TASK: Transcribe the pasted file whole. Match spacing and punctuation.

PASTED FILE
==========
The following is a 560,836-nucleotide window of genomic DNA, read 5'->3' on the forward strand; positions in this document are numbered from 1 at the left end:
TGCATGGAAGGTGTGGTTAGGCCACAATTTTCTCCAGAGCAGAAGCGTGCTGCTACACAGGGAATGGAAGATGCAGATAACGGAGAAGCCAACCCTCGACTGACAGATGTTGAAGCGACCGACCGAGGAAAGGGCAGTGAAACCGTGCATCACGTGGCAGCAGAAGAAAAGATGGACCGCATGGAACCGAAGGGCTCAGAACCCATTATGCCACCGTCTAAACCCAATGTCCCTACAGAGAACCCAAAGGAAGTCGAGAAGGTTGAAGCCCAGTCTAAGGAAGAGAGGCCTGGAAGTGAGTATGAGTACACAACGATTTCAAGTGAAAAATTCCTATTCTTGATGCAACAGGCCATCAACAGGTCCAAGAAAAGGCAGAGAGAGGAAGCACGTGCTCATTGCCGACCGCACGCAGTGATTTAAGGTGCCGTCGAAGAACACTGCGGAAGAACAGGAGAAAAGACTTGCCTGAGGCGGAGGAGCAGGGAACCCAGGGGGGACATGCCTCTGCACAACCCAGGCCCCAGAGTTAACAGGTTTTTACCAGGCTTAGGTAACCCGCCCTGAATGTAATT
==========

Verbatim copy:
The following is a 560,836-nucleotide window of genomic DNA, read 5'->3' on the forward strand; positions in this document are numbered from 1 at the left end:
TGCATGGAAGGTGTGGTTAGGCCACAATTTTCTCCAGAGCAGAAGCGTGCTGCTACACAGGGAATGGAAGATGCAGATAACGGAGAAGCCAACCCTCGACTGACAGATGTTGAAGCGACCGACCGAGGAAAGGGCAGTGAAACCGTGCATCACGTGGCAGCAGAAGAAAAGATGGACCGCATGGAACCGAAGGGCTCAGAACCCATTATGCCACCGTCTAAACCCAATGTCCCTACAGAGAACCCAAAGGAAGTCGAGAAGGTTGAAGCCCAGTCTAAGGAAGAGAGGCCTGGAAGTGAGTATGAGTACACAACGATTTCAAGTGAAAAATTCCTATTCTTGATGCAACAGGCCATCAACAGGTCCAAGAAAAGGCAGAGAGAGGAAGCACGTGCTCATTGCCGACCGCACGCAGTGATTTAAGGTGCCGTCGAAGAACACTGCGGAAGAACAGGAGAAAAGACTTGCCTGAGGCGGAGGAGCAGGGAACCCAGGGGGGACATGCCTCTGCACAACCCAGGCCCCAGAGTTAACAGGTTTTTACCAGGCTTAGGTAACCCGCCCTGAATGTAATT